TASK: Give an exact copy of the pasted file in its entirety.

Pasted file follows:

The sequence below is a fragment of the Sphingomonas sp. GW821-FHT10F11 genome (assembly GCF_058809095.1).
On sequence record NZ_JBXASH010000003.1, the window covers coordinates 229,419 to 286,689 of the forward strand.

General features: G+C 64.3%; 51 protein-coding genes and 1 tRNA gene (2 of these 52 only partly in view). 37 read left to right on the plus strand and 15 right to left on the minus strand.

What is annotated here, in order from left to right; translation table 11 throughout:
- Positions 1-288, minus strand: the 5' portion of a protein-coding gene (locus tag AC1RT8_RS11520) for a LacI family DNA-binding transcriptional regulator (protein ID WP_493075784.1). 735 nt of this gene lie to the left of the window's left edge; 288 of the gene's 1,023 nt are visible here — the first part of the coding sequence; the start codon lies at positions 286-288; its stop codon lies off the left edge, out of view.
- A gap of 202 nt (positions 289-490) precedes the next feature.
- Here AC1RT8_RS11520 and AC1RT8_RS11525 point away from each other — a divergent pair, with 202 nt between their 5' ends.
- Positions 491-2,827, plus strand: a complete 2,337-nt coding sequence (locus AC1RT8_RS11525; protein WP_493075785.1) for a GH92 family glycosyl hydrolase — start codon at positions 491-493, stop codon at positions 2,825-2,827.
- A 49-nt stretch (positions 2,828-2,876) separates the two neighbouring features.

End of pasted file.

The sequence below is a fragment of the Sphingomonas sp. GW821-FHT10F11 genome (assembly GCF_058809095.1).
On sequence record NZ_JBXASH010000003.1, the window covers coordinates 229,419 to 286,689 of the forward strand.

General features: G+C 64.3%; 51 protein-coding genes and 1 tRNA gene (2 of these 52 only partly in view). 37 read left to right on the plus strand and 15 right to left on the minus strand.

What is annotated here, in order from left to right; translation table 11 throughout:
- Positions 1-288, minus strand: the 5' portion of a protein-coding gene (locus tag AC1RT8_RS11520) for a LacI family DNA-binding transcriptional regulator (protein ID WP_493075784.1). 735 nt of this gene lie to the left of the window's left edge; 288 of the gene's 1,023 nt are visible here — the first part of the coding sequence; the start codon lies at positions 286-288; its stop codon lies off the left edge, out of view.
- A gap of 202 nt (positions 289-490) precedes the next feature.
- Here AC1RT8_RS11520 and AC1RT8_RS11525 point away from each other — a divergent pair, with 202 nt between their 5' ends.
- Positions 491-2,827, plus strand: a complete 2,337-nt coding sequence (locus AC1RT8_RS11525; protein WP_493075785.1) for a GH92 family glycosyl hydrolase — start codon at positions 491-493, stop codon at positions 2,825-2,827.
- A 49-nt stretch (positions 2,828-2,876) separates the two neighbouring features.